Justin Mlalazi’s crop is only knee-high, and this being the month of March, other smallholder farmers across the country are harvesting corn they planted in October at the start of the cropping season.
“I planted late because I was not sure if there was going to be this much rain,” said Mlalazi, who owns a small farm on the outskirts of Bulawayo, Zimbabwe’s second city, a low rainfall region that is currently experiencing unprecedented above-average rainfall.
Mlalazi is one of many smallholder farmers who grow the bulk of the country’s staple food, but whose productivity has been upended by uncertainty about when to plant their crop.
While Zimbabwe says it has exceeded corn harvest targets this year, there remain pockets of poor agricultural performance across the country as smallholder farmers who rely on rain-fed agriculture delayed planting, while in some cases, the extended rainfall has led to losses.
While Zimbabwe’s authorities have invested millions of dollars in research and development, smallholder farmers still rely on traditional knowledge systems that have been undone by climate uncertainty.
However, some researchers say resistance by some smallholder farmers could push back those ambitions.
“It has become difficult to follow the rain patterns. Last season we had poor harvests because there was no rain while others did not bother to prepare the land for planting corn,” Mlalazi said.
His sentiments highlight the disconnect between the advice of both the meteorological services and extension officers on one hand and smallholder farmers on the other.
While the country’s agricultural authorities have invested millions of dollars in research and development and also deployed extension officers to most parts of the country, smallholder farmers still rely on traditional knowledge systems that have been undone by climate uncertainty.
Delay planting or start late
“We tell farmers all the time to be on the lookout for our bulletins and on the ground listen to agriculture ministry officials regarding timing their cropping,” said Nyasha Bhaswi, an extension officer at the Ministry of Lands, Agriculture, Fisheries, Water and Rural Resettlement.
“Since the rain, sometimes comes outside the farmer’s expected timelines, they either delay planting or start late despite our advice, effectively guaranteeing crop failure,” Bhaswi said.
The government has upped efforts to invest in science for better understanding of the challenges brought by climate change but the future still looks bleak because of reliance on rain-fed agriculture.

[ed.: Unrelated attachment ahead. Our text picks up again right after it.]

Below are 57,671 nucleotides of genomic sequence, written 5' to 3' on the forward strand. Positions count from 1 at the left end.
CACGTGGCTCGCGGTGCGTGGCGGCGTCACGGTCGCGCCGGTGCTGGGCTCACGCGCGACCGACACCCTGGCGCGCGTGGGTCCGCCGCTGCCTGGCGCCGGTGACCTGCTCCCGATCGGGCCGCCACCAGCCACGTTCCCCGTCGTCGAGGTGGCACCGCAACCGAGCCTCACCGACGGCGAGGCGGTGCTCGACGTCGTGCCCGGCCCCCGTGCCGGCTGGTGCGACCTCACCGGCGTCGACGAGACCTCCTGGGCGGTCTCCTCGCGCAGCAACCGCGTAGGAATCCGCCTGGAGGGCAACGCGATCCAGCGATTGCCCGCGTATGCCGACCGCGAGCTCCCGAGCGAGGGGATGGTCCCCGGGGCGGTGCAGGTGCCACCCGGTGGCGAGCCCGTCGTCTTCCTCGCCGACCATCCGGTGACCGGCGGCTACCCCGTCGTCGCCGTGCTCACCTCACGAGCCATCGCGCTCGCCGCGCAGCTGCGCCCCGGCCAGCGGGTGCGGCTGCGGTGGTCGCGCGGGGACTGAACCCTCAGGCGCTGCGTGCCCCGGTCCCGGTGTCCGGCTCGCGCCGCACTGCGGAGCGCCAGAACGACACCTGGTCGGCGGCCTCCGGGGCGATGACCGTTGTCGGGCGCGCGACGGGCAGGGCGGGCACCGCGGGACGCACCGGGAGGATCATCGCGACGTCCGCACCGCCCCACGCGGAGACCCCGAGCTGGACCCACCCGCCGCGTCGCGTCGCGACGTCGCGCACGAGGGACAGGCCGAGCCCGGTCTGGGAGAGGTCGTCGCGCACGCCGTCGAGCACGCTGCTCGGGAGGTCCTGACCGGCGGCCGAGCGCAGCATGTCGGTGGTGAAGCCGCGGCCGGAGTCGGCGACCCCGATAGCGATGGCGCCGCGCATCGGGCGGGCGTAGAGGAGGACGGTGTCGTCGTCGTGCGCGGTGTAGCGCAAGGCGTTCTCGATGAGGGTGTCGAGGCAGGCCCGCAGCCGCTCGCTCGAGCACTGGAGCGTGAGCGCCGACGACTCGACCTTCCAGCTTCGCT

To match the task of navigating these hurdles and climate-proof the agriculture sector, the Ministry of Lands, Agriculture, Fisheries, Water and Rural Resettlement has deployed more than seven thousand extension officers, according to John Basera, the ministry’s Permanent Secretary.
The future still looks bleak
Despite such investments in the agricultural sector, the World Bank says there is a need to expand “agricultural knowledge and innovation,” with emphasis on climate science and how it serves vulnerable communities.
This results in not just empty domestic silos, but also compromised nutritional health, said Melvin Gumpo, an independent agro-economist.
“It is difficult for people to heed advice to shift their dietary preferences when they have been growing and eating corn all their lives,” Gumpo said.
“Shifting to small grains needs a lot of convincing yet it’s the most practical thing to do considering uncertain rain patterns.”
While the government has upped efforts to invest in science for better understanding of the challenges brought by climate change, the future still looks bleak because of reliance on rain-fed agriculture.
Smallholder farmers still hold on to traditional planting cycles, and wait for the rain that might never come, or an unexpected heavy rainfall with thunder and mayhem.
“Climate change projections done under National Adaptation Planning Process indicate that up to the year 2040, there will be an overall annual rainfall decrease over Zimbabwe,” said Tirivanhu Muhwati, a climate change scientist at the Climate, Environment, Tourism and Hospitality Industry.
“The annual average rainfall will decrease by as much as ten to fifteen percent over southern and western parts of the country. This will affect the availability of surface and groundwater resources,” he said.
Despite those projections, smallholder farmers such as Mlalazi still hold on to traditional planting cycles, and wait for the rain that might never come, or an unexpected heavy rainfall with thunder and mayhem.
“While extension officers are present, many smallholder farmers rely on their traditional knowledge for many crops than ‘academic knowledge,'” said Desmond Mugadza, chair of the food science department at the government-owned Midlands State University.
Support from international partners
“This knowledge is passed from generation to generation so it’s more of ‘we grew up doing this and it used to work,’ so extension officers’ advice needs to be coupled with behavior change,” Mugadza said.
With Zimbabwe enjoying support from international partners such as the European Union which recently committed 250 million dollars under the Greener and Climate Smart Agriculture initiative, smallholder farmers like Mlalazi could be persuaded to listen to science and reap better rewards.